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We were finally able to schedule an appointment with a developmental psychologist for two weeks from now, so hopefully we can get some answers. I really don't want to think about medication until someone can give me the whole picture of what we are actually dealing with.

I broke down emotionally yesterday when I realized that I have been at this for the last 3 1/2 years. I have been begging for help and no one is listening. Why is it so difficult to get help?

I would still aprietiate hearing about your expieriences with your childs anxiety and what helps?

Thanks.
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#4 of 14 Old 08-20-2008, 01:32 PM
 
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I think it is smart to hold off on medication until you get a clear evaluation done on her from someone not affiliated with the school. I would take her to a psychiatrist and a nueropsychologist to be evaluated. I would actually try the neuropsych first if you are thinking autism at all because a psychiatrist will look to go the medication route quickly.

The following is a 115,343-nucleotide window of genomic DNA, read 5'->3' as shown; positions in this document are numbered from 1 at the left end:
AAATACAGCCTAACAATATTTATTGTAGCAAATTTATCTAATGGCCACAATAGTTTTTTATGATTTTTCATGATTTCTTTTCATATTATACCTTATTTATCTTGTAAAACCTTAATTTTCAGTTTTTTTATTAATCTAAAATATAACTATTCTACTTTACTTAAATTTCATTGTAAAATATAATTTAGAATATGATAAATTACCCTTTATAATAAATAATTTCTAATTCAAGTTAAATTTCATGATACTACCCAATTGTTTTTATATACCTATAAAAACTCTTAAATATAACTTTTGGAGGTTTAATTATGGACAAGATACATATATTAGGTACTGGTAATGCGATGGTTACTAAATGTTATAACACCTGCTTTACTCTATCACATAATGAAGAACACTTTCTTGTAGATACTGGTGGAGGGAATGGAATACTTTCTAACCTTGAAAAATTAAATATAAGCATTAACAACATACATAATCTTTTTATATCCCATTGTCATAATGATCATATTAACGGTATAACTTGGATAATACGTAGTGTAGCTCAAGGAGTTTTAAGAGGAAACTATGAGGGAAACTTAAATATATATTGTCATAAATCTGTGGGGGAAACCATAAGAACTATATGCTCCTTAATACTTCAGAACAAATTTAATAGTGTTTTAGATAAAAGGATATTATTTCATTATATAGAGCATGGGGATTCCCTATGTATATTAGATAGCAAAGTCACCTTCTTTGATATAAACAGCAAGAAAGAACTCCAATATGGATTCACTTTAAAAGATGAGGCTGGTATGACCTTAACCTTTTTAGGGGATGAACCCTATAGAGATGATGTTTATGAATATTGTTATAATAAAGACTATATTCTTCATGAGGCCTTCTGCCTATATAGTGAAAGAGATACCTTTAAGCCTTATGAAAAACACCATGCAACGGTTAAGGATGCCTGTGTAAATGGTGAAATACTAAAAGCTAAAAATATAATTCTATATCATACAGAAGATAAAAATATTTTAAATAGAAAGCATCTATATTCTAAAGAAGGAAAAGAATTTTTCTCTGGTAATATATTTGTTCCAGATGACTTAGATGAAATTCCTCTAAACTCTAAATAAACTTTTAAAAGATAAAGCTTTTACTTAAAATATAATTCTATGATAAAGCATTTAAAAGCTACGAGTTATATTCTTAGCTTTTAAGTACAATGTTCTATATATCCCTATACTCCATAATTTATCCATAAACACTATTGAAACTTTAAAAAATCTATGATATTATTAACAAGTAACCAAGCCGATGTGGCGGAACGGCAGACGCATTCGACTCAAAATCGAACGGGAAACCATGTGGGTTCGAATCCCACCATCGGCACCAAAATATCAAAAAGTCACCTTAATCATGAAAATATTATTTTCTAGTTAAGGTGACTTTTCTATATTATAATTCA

I must say, though, that if it is something that can be treated with meds successfully, I would try not to be too fearful of it. We really hesitated with DSD before medicating. She was misdx'ed (ADHD) and the meds made her worse. Getting the right dx was crucial. Once we figured it out (BP/ADHD), we knew that medication was the only way to go with her. We were very nervous from our experience up until then. We went ahead with medication, and we saw a complete turn around in her behavior. It has been amazing to see her go back to the normal child she once was. kwim

So, my point is to really work to get the most accurate dx you can before looking into medicating her. Don't be of the meds, though, if it can give her a chance at some normalcy. Just really know the meds and watch how they affect her. Good luck.